We are in the midst of what the United States and Canada honor as Black History Month, now known in America as African-American History Month. America is a better nation because of the contributions of its black citizens.
The combination of people from the myriad ethnicities that exist on earth has made America a beacon of hope and freedom to the world. We have become one culture held together by a love of freedom, a common language, and our Constitution. Sadly, we have let things like skin color, or “race,” remain a divisive subject among us.
I am reminded of a quote by actress Whoopi Goldberg about being called an “African-American.” She said
“... I dislike this idea nowadays that if you’re a black person in America, then you must be called African-American. Listen, I’ve visited Africa, and I’ve got news for everyone: I’m not an African. The Africans know I’m not an African. I’m an American. This is my country. My people helped to build it and we’ve been here for centuries. Just call me black, if you want to call me anything.“
Having met people from Africa, the only thing that they have in common with my fellow Americans who are black is skin color. I do not see black Americans as African any more than I see myself as European. The fact that we have let such a superficial thing as skin color divide us is just one of our many failings as humans.
I understand the reason and purpose behind designating this month to acknowledge the historical contributions that black Americans have made to our nation. But the contributions black Americans made were not due to their skin color, their ancestry, or any other ethnic trait. Those advancements were the result of human beings exercising their God given talents and intelligence in a meritorious society. If you give any person the advantage of the education, security, and freedom that we have in this country, they will have the chance to succeed and bring about great advancements if they have the talent and work hard. Success is not guaranteed to any of us, just the chance to try.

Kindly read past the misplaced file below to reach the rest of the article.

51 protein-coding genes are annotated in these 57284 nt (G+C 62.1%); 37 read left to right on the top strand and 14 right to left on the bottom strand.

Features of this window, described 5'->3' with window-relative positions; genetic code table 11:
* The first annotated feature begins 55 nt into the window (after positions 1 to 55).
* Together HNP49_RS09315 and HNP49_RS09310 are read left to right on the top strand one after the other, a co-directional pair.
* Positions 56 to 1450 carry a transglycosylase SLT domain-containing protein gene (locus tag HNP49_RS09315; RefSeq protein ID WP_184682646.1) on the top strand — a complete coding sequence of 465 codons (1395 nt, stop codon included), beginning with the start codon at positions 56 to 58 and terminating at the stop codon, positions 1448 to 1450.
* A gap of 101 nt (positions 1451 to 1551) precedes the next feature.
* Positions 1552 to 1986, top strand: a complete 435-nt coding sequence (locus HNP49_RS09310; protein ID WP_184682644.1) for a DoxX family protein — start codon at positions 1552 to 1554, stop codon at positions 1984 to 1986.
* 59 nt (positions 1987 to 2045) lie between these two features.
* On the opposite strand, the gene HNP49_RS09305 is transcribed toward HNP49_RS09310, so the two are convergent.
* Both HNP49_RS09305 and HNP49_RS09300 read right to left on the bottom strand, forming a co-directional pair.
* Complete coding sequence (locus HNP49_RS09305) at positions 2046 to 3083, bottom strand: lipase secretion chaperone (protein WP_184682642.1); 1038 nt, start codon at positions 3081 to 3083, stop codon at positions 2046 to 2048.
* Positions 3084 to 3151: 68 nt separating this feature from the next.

There is only one race … the “human race!” And instead of judging each other by something that is only skin-deep, we should judge by how we treat each other. That is what defines us as human beings. Just like Martin Luther King, Jr., I have a dream that one day we will judge each other, not by the color of our skin, but by the content of our character. I honor the contributions of “black” Americans who have helped make this country a better place and look forward to a day when a month is not needed to honor them separately from those of other ethnicities or skin colors.